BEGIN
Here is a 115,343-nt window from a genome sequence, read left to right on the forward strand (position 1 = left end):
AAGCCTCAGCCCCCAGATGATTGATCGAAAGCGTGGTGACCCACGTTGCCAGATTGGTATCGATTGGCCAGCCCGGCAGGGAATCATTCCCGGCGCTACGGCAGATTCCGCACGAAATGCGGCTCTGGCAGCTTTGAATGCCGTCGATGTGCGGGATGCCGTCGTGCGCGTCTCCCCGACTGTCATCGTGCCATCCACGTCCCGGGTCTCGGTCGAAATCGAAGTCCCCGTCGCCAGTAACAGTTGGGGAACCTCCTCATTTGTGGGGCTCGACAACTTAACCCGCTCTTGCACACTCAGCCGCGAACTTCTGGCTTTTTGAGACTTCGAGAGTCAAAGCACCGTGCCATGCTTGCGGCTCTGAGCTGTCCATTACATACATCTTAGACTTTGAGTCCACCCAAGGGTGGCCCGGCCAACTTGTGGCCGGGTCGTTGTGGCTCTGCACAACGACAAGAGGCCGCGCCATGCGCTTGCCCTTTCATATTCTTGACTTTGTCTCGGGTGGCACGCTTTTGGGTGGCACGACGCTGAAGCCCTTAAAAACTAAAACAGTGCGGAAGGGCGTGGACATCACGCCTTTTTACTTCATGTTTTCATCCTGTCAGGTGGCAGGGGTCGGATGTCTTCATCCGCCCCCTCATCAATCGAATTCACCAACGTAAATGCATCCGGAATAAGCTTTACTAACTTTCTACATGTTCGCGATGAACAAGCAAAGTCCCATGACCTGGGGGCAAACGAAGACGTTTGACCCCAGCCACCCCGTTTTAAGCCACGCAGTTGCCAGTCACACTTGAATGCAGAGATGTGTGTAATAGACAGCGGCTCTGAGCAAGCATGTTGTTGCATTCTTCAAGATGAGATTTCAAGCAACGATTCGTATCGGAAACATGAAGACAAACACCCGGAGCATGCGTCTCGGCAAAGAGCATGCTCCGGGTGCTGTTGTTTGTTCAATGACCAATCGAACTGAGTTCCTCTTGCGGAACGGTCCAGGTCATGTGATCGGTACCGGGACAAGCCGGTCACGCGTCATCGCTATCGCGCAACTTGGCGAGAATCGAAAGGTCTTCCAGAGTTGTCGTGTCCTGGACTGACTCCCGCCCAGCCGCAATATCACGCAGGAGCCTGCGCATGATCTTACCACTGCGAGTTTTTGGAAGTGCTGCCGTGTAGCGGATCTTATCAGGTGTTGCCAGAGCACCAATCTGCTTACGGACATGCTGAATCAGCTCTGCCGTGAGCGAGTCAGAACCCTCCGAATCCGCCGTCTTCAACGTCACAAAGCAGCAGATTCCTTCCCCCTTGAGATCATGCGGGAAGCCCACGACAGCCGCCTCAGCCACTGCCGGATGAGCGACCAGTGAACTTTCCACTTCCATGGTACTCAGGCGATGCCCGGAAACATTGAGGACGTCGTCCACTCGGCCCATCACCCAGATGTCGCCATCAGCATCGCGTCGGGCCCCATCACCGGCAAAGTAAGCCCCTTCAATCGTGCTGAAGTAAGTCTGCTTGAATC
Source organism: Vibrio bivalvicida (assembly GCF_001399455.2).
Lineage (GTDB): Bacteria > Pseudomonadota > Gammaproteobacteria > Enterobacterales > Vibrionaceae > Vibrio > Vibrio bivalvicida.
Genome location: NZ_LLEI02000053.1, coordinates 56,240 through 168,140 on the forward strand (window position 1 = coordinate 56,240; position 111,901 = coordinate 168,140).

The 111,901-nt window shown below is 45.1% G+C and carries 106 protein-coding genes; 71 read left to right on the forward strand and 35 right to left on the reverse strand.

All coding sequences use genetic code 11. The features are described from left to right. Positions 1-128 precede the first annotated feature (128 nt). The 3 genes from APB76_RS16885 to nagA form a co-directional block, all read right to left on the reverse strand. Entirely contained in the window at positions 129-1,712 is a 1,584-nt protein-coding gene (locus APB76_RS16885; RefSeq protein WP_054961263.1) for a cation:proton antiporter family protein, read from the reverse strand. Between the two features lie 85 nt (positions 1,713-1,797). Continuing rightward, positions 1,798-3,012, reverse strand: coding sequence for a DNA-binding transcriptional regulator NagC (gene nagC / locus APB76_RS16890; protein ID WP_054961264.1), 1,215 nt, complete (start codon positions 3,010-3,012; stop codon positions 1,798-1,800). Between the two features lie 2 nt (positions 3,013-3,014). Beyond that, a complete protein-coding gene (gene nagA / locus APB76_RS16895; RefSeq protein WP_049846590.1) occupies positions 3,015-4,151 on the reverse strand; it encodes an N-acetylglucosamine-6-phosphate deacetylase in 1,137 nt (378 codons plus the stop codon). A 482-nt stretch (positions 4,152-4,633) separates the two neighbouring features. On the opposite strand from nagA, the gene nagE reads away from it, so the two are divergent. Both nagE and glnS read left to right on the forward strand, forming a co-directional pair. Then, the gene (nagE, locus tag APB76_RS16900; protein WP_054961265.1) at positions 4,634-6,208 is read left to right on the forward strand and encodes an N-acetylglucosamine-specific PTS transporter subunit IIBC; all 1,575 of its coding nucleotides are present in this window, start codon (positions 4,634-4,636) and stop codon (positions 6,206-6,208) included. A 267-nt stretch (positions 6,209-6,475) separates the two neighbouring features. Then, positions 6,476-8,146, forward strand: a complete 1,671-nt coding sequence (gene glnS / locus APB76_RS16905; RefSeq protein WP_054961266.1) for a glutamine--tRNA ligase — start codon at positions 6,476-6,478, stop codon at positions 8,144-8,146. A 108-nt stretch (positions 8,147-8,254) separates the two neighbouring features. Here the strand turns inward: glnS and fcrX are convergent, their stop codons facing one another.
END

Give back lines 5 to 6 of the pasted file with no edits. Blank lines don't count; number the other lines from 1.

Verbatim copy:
Genome location: NZ_LLEI02000053.1, coordinates 56,240 through 168,140 on the forward strand (window position 1 = coordinate 56,240; position 111,901 = coordinate 168,140).

The 111,901-nt window shown below is 45.1% G+C and carries 106 protein-coding genes; 71 read left to right on the forward strand and 35 right to left on the reverse strand.